Today, I want to talk about something that’s been on my mind for a little while. Before I go any farther, however, I want to clarify two things. The first is that I am the current Campus Ministry vice president and the second is that no, no one, is telling me to write this. I’m doing this by my own volition. That being said, let’s move on.
I had the pleasure this weekend to be talking with some of my fellow students and the subject of Campus Ministry came up. To paraphrase one of these students, she said that Campus Ministry still faces the dangers of cliqueness and that many still see Campus Ministry as clique-y and unwelcoming. In some ways, I don’t think she was wrong. Cliqueness is a danger in all organizations on campus and is certainly a pitfall that we must all guard against. However, it was her second point that I had some questions about: does the average student see Campus Ministry as clique-y and unwelcoming and why?
Let’s back up a little here. When I (yes, yes, we’re talking about my own experience here; in the words of the immortal philosopher and X-Wing pilot Gold Five, I’ll do my best to “stay on target”) came to this school about two years ago, the organization I was most excited to get involved with was Campus Ministry. Believe me, I tried my hardest to get on the “inside” — I worked hard, signed up to help for events, and didn’t have much of a social life outside of the Campus Ministry office. However, despite my best efforts, I was never fully accepted. Most of the student leaders didn’t care for me, and some even took it upon themselves to bully me because of my age and perceived naivete. They made it clear to me that there was a pre-established order to things and that I was never going to amount to anything within the organization. At one point it got so bad that over one of my breaks, I considered not coming back to school entirely. But I did anyway, and I’m glad that I did. Since then, thanks to the efforts of some fantastic individuals and time itself, that “pre-established order” has been rousted. The people who defined Campus Ministry’s once-great cliqueness are gone.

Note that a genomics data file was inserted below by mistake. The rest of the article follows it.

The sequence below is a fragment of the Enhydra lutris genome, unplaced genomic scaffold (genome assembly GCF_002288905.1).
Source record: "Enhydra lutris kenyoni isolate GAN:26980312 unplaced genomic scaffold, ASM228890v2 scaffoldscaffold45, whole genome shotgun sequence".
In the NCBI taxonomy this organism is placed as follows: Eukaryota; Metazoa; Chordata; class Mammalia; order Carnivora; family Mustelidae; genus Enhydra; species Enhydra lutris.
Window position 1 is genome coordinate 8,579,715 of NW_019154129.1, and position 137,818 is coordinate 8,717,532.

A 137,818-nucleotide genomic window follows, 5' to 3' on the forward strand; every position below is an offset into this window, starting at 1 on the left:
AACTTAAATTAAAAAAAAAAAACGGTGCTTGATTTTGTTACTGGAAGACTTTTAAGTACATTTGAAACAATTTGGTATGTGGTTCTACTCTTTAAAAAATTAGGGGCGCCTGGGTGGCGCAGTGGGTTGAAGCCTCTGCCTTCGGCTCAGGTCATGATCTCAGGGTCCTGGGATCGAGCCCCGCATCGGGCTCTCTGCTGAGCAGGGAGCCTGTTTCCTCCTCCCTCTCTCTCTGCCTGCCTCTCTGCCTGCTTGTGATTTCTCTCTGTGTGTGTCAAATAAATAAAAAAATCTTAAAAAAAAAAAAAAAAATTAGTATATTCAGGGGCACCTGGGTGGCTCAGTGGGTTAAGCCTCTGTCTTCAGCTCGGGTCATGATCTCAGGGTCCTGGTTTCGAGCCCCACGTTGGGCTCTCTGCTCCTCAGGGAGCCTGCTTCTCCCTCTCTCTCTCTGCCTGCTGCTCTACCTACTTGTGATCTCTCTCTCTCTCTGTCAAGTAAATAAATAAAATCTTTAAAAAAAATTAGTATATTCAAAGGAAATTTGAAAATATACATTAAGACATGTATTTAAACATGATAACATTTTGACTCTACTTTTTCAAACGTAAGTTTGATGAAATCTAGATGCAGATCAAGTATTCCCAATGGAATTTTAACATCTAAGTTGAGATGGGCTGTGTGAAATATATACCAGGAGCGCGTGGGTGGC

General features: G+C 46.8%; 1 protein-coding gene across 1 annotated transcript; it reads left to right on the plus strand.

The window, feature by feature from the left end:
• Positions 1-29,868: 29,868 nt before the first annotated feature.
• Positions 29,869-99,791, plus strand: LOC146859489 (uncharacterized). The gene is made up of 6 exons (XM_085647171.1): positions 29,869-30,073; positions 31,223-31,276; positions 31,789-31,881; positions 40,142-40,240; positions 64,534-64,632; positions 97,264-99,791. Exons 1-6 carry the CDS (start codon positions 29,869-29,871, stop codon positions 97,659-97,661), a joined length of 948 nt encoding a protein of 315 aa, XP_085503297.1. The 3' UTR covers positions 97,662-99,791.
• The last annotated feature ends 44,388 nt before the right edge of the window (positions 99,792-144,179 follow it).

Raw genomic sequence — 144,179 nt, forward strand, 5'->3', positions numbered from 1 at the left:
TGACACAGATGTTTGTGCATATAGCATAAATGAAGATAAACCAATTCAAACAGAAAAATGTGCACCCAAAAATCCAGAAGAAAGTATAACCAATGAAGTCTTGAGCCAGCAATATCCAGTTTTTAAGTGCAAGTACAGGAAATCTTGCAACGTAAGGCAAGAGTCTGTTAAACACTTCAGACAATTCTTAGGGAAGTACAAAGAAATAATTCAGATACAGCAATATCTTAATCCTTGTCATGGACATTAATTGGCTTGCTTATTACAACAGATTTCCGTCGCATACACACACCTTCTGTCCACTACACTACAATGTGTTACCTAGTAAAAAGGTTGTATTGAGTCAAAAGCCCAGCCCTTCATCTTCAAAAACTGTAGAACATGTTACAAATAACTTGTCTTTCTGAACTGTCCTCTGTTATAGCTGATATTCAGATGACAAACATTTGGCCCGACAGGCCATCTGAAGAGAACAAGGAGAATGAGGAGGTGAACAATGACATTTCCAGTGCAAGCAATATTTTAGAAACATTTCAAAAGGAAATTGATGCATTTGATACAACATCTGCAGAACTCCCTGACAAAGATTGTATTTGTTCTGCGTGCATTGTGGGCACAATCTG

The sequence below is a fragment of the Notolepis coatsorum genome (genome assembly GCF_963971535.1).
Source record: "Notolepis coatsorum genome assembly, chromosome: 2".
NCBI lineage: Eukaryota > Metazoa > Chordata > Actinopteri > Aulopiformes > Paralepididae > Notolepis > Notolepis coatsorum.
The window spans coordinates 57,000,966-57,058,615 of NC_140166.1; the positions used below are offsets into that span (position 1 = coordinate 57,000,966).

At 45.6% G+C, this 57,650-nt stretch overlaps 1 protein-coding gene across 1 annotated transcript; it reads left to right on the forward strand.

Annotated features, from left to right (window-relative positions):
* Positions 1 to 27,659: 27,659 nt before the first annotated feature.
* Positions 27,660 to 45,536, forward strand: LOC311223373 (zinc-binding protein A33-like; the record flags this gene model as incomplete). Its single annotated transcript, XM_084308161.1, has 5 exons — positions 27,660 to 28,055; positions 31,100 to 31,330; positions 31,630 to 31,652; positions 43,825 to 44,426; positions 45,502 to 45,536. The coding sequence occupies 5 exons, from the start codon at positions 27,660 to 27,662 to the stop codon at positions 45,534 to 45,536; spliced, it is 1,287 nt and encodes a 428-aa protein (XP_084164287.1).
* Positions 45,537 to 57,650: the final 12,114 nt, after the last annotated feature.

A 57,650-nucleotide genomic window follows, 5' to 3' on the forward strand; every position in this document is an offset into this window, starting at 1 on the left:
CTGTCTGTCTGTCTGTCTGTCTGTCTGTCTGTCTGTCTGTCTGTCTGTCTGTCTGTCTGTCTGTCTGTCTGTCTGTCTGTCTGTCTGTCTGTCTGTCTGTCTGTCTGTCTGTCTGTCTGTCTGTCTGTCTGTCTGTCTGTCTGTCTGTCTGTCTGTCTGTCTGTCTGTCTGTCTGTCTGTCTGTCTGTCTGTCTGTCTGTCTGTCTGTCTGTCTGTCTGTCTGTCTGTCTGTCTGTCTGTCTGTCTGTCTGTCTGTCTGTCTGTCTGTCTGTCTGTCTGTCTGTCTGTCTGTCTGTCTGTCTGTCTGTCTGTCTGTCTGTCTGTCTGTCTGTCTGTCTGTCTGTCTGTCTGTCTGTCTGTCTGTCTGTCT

So, you may be asking, what does this have to do with anything? The answer to that lies in the reason why I decided to return to school and continue trying. I realized that the entire mission of Campus Ministry was being stifled by the actions of individuals. The very motto of Campus Ministry, “Radiate Christ,” was not being carried out by some of the students involved with the organization. That is not the message and mission of Christ. But just because a few students acted in this way does not mean that the message of Christ should be abandoned, far from it. Just because a few people were more wrapped up in themselves internally than in focusing outwards toward bringing others the love of Christ does not mean that the organization is per se clique-y, impenetrable, or ineffective. At the end of the day, all that really matters is the people who are involved. If the organization is filled with people who are only worried about themselves, it is doomed to fail. But if the organization is filled with people who take it upon themselves to bring the word of God to others despite what hardships they must face, Campus Ministry can be nothing but successful. That is why I am a bit perplexed with the student’s comment that Campus Ministry still seems unwelcoming and clique-y; for the first time in a long time, I see much hope and promise coming out Campus Ministry, and this change comes unsurprisingly from the people involved.